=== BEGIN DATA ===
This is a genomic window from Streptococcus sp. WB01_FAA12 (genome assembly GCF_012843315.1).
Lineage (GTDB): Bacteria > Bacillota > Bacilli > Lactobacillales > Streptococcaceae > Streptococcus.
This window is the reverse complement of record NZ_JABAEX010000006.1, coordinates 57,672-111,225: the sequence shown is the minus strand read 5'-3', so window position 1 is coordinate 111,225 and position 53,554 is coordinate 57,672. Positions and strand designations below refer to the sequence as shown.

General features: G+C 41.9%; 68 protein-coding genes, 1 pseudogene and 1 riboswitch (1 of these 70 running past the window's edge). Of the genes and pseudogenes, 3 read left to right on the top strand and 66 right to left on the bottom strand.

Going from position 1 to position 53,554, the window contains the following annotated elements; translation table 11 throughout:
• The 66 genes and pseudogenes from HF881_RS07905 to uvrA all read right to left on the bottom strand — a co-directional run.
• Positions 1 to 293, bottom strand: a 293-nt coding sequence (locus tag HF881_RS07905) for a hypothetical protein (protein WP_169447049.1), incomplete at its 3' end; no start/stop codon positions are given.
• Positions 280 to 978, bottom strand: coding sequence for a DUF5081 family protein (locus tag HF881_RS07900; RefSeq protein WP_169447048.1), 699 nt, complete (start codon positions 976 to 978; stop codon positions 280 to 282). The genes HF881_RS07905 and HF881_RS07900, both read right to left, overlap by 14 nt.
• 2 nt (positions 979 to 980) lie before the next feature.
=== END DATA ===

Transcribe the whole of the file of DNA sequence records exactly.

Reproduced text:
This is a genomic window from Streptococcus sp. WB01_FAA12 (genome assembly GCF_012843315.1).
Lineage (GTDB): Bacteria > Bacillota > Bacilli > Lactobacillales > Streptococcaceae > Streptococcus.
This window is the reverse complement of record NZ_JABAEX010000006.1, coordinates 57,672-111,225: the sequence shown is the minus strand read 5'-3', so window position 1 is coordinate 111,225 and position 53,554 is coordinate 57,672. Positions and strand designations below refer to the sequence as shown.

General features: G+C 41.9%; 68 protein-coding genes, 1 pseudogene and 1 riboswitch (1 of these 70 running past the window's edge). Of the genes and pseudogenes, 3 read left to right on the top strand and 66 right to left on the bottom strand.

Going from position 1 to position 53,554, the window contains the following annotated elements; translation table 11 throughout:
• The 66 genes and pseudogenes from HF881_RS07905 to uvrA all read right to left on the bottom strand — a co-directional run.
• Positions 1 to 293, bottom strand: a 293-nt coding sequence (locus tag HF881_RS07905) for a hypothetical protein (protein WP_169447049.1), incomplete at its 3' end; no start/stop codon positions are given.
• Positions 280 to 978, bottom strand: coding sequence for a DUF5081 family protein (locus tag HF881_RS07900; RefSeq protein WP_169447048.1), 699 nt, complete (start codon positions 976 to 978; stop codon positions 280 to 282). The genes HF881_RS07905 and HF881_RS07900, both read right to left, overlap by 14 nt.
• 2 nt (positions 979 to 980) lie before the next feature.